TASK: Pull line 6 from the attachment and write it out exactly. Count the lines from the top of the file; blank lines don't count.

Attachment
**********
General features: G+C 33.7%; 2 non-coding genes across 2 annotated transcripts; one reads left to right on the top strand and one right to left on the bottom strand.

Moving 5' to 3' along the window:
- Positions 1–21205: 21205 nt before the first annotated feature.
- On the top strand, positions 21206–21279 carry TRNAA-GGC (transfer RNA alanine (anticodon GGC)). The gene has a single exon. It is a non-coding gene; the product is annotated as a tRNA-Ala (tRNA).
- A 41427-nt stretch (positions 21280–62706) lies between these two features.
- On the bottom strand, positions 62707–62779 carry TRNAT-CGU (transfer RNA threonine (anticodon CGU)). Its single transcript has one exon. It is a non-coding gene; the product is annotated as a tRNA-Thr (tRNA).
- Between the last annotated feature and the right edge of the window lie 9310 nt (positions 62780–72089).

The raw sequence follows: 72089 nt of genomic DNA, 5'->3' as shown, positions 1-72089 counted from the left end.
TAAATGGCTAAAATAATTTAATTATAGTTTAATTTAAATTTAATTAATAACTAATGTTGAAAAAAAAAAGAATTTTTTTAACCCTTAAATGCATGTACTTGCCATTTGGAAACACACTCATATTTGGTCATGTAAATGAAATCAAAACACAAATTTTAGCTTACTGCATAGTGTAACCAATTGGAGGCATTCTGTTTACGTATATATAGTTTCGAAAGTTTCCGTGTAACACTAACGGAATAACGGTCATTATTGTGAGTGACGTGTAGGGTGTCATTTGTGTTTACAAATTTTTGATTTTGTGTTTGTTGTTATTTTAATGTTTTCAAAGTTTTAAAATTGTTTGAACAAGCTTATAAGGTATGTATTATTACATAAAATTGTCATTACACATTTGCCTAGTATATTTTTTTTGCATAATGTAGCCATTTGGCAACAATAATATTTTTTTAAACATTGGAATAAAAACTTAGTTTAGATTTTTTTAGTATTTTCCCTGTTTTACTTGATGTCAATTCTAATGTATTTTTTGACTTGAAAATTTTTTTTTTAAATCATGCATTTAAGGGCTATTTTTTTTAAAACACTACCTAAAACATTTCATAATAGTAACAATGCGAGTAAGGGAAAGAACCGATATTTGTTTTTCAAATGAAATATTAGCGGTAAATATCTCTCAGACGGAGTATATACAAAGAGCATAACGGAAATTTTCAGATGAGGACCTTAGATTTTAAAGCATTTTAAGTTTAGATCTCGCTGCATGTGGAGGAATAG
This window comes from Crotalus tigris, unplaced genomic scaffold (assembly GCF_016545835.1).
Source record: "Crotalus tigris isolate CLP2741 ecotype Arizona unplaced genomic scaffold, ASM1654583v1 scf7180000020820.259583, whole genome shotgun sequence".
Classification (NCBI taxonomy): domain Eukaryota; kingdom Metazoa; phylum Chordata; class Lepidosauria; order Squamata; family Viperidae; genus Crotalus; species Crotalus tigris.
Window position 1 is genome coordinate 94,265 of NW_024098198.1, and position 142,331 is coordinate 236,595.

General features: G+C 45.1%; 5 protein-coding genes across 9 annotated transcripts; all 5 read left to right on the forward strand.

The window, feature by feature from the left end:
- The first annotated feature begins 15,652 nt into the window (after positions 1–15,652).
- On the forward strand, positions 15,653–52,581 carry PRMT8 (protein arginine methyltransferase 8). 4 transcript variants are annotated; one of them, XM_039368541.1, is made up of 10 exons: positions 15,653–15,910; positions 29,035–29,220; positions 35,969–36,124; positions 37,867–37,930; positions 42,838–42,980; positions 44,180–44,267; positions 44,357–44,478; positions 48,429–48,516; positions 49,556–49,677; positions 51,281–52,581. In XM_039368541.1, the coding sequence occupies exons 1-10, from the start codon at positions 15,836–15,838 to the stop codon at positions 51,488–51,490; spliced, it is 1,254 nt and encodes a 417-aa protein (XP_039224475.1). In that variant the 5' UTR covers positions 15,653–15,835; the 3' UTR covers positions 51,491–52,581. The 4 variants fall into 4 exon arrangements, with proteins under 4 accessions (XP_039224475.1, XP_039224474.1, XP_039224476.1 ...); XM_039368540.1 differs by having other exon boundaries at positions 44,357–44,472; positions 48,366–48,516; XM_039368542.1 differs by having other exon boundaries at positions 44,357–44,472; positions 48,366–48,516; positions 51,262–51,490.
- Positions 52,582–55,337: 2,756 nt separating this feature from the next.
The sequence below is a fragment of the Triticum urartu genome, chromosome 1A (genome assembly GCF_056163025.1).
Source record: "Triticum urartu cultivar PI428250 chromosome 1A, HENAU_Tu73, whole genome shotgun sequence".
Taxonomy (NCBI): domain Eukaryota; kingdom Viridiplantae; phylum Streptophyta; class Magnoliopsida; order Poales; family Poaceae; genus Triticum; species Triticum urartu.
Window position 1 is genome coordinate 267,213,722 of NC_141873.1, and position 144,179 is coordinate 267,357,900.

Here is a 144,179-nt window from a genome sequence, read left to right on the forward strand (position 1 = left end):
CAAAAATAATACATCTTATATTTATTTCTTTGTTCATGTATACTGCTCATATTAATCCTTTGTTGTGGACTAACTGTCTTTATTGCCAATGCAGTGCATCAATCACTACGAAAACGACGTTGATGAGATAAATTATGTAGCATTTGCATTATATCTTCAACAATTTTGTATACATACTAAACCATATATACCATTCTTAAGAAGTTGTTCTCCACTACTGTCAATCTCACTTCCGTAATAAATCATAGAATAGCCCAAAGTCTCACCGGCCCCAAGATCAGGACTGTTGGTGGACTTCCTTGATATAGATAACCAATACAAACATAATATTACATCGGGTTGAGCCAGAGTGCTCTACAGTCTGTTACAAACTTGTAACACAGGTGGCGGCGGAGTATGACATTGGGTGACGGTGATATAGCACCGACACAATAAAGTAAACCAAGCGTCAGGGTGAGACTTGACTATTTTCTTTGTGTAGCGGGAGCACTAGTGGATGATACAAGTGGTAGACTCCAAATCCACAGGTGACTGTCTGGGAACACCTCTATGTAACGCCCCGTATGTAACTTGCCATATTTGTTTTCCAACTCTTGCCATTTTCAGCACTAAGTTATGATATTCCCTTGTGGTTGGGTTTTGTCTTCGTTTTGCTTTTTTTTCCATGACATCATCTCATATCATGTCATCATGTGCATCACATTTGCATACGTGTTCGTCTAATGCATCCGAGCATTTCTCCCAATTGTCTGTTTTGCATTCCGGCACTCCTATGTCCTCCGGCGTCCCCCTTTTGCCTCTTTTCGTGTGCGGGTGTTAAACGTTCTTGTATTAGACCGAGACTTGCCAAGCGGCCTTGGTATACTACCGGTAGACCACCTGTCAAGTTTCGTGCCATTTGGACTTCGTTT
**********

- On the bottom strand, positions 62707–62779 carry TRNAT-CGU (transfer RNA threonine (anticodon CGU)). Its single transcript has one exon. It is a non-coding gene; the product is annotated as a tRNA-Thr (tRNA).